Protests Spread in Troubled Oil Province in Kazakhstan
- Dec. 19 2011 00:00
- Last edited 17:09
AKTAU, Kazakhstan — Unprecedented protests in Kazakhstan's oil-producing Mangistau region spread on Sunday to the regional capital, where hundreds of angry protesters faced reinforced police troops.
Late Saturday, one person was killed and 11 people were wounded in a new clash with police in the local village of Shetpe, bringing the total official death toll in the western region to 12 and the number of wounded to nearly 100.
President Nursultan Nazarbayev declared a 20-day state of emergency on Saturday in the oil city of Zhanaozen, located in the same region, after at least 11 people were killed there in an outbreak of violence on Dec. 16 and 17.
On Sunday morning, about 500 angry protesters gathered near the main square of Aktau, a city of around 160,000. Braving biting frost, they faced a large force of riot police.
One of the protesters, Sarsekesh Bairbekov, said he had been fired by oil company Karazhanbasmunai, or KBM, in May. "I worked there for 20 years. I was a welder and lost an eye," the 58-year-old said.
KBM is jointly owned by London-listed KazMunaiGas Exploration Production and CITIC, China's biggest state investment company.
"We want them to take away the troops," Bairbekov said, referring to the state of emergency imposed in Zhanaozen after the riots.
"They killed local people," he added, wearing maroon-and-blue KBM overalls.
A large group of people supporting Zhanaozen protesters stopped a train carrying more than 300 passengers on Saturday, the Kazakh Prosecutor General's Office said in a statement.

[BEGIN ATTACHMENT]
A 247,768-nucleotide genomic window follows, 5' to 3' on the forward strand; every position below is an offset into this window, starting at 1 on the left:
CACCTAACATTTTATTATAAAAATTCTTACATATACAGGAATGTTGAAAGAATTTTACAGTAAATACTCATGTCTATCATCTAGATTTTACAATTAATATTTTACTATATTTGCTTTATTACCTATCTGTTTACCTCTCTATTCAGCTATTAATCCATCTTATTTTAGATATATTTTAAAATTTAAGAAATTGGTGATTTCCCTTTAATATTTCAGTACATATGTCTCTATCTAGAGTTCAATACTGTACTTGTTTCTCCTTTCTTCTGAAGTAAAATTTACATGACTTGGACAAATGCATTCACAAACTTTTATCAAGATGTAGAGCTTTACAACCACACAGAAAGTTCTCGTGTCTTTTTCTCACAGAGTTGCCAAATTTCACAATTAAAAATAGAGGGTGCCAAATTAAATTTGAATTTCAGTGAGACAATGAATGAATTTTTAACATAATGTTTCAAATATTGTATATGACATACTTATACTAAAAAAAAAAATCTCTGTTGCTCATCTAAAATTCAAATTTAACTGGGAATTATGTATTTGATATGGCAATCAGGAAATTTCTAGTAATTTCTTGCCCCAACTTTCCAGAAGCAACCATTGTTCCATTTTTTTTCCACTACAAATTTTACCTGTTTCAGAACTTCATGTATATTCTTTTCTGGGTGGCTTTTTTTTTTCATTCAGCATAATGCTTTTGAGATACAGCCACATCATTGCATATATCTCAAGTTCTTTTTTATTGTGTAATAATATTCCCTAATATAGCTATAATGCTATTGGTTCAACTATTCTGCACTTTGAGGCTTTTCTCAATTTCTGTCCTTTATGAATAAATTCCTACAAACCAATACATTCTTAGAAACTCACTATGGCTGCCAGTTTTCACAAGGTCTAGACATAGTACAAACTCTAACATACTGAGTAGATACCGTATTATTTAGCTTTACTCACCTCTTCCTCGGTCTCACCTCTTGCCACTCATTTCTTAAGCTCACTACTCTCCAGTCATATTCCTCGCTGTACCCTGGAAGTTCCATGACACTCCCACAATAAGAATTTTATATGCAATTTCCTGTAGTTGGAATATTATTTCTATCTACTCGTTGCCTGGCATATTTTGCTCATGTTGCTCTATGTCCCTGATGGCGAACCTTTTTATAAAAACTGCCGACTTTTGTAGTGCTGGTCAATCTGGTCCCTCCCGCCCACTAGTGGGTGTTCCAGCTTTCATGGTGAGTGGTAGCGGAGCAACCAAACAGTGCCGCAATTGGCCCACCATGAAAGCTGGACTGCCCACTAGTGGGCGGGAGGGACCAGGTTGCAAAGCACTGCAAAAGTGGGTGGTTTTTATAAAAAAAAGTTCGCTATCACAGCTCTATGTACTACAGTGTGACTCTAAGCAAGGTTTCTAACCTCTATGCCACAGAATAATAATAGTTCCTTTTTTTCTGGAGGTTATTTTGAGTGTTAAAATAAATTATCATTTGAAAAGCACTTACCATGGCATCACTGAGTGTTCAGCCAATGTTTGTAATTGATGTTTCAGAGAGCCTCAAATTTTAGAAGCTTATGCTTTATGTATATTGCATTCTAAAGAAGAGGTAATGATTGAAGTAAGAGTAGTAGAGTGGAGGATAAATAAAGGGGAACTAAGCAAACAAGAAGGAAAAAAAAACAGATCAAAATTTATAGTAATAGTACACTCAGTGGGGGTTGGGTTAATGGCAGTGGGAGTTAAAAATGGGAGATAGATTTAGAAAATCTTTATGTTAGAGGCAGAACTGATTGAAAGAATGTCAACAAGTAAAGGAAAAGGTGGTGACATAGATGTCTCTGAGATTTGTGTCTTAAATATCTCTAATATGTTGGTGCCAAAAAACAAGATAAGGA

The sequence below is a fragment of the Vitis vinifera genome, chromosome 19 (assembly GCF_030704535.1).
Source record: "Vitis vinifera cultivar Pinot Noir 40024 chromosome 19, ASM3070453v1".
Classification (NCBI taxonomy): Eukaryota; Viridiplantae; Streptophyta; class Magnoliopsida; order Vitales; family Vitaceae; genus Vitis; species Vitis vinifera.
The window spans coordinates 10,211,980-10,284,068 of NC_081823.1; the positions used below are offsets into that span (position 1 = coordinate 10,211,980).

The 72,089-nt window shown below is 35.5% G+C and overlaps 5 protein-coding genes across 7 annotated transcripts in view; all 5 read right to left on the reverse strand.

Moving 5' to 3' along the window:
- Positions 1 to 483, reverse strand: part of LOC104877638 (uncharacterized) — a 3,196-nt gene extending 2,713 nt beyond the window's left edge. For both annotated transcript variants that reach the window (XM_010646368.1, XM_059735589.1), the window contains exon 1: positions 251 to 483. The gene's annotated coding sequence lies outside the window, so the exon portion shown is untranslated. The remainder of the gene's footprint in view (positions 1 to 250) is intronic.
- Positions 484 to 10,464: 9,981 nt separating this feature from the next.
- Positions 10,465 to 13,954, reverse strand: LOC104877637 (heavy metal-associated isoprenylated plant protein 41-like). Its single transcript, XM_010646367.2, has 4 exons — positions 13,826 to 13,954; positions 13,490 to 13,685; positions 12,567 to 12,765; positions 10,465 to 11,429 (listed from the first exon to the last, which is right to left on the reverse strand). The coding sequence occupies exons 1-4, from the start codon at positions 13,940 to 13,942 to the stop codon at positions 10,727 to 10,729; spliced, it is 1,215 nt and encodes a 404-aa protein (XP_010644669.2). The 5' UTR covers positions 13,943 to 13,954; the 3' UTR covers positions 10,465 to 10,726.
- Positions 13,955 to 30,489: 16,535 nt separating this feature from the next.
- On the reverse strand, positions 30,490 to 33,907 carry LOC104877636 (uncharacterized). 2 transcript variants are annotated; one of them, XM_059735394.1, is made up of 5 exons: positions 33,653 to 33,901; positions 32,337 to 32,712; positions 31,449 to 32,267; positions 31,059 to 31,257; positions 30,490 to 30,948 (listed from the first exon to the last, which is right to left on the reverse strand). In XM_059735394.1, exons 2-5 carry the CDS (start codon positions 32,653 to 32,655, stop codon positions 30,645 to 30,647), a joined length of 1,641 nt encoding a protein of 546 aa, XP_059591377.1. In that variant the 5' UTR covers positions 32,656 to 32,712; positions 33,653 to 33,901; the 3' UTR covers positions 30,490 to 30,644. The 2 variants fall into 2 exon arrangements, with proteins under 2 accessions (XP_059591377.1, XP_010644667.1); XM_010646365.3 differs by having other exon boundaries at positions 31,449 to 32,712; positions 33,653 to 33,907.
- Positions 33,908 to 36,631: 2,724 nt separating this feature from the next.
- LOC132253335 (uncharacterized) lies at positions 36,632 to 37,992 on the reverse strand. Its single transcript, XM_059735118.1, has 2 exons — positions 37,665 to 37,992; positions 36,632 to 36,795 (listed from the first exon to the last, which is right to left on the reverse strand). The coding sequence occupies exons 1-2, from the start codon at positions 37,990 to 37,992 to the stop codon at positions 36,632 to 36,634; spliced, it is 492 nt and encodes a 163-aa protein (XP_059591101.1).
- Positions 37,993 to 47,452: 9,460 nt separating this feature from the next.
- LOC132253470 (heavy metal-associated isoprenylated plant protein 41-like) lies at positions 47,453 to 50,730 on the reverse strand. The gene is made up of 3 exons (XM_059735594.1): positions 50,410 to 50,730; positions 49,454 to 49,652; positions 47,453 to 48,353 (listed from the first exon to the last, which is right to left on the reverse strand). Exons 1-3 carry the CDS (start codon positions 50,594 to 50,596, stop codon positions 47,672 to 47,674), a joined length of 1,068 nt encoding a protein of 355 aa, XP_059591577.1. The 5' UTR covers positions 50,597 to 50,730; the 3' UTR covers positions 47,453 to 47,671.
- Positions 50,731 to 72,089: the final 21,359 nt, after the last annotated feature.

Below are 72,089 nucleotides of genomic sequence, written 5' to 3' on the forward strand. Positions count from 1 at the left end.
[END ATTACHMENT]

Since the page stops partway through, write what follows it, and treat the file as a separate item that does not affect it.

Most of them later left, but some 50 "hooligans" set the diesel locomotive on fire and moved into the nearby village of Shetpe, setting the New Year's tree on fire, smashing shop windows and throwing Molotov cocktails at police, the statement said.
"Taking into account the fact that the hooligans presented a real threat to the life and health of peaceful citizens and policemen, the latter were forced to use weapons," it said.
One of the 12 people brought to a local hospital with gunshot wounds died later, the statement said.
Fired welder Bairbekov, protesting in windswept Aktau, said he had received a monthly wage of 120,000 tenge ($810) before being fired in May. "Now I have no money, no work," he said.
The unprecedented riots began Friday when fired oil workers and sympathetic citizens stormed a stage erected for an Independence Day party and smashed sound equipment in central Zhanaozen, a city of some 90,000 people.
They later set fire to the city hall, the headquarters of a local oil company, a hotel and dozens of other buildings, including trade centers and houses, burned cars and buses and plundered ATMs.
The clashes not only soured pompous nationwide celebrations marking the 20th anniversary of independence from the Soviet Union, they also unnerved a government that has always put stability and economic growth before democratic freedoms.
Nazarbayev, a former steelworker who has overseen rapid market reforms but tolerates little dissent in his hydrocarbon-rich nation of 16.6 million people, declared a state of emergency and a curfew in Zhanaozen until Jan. 5.
Public protests and strikes are banned, while movement around Zhanaozen and access to and from the city is restricted.
State-controlled KazMunaiGas EP, which fired 989 workers in Zhanaozen after staff went on strike for better pay and conditions in May, said 2,500 people were on strike at the height of the dispute. Representatives of the striking workers have put the maximum number at almost 16,000.
A male oil worker, wearing a red-and-blue uniform with the logo of another oil company, Mangistaumunaigas, was among those who turned out in support of sacked oilmen in Aktau, saying: "They have been left without wages since May. We want them to be accepted back to work. All the oil workers and their relatives are supporting them."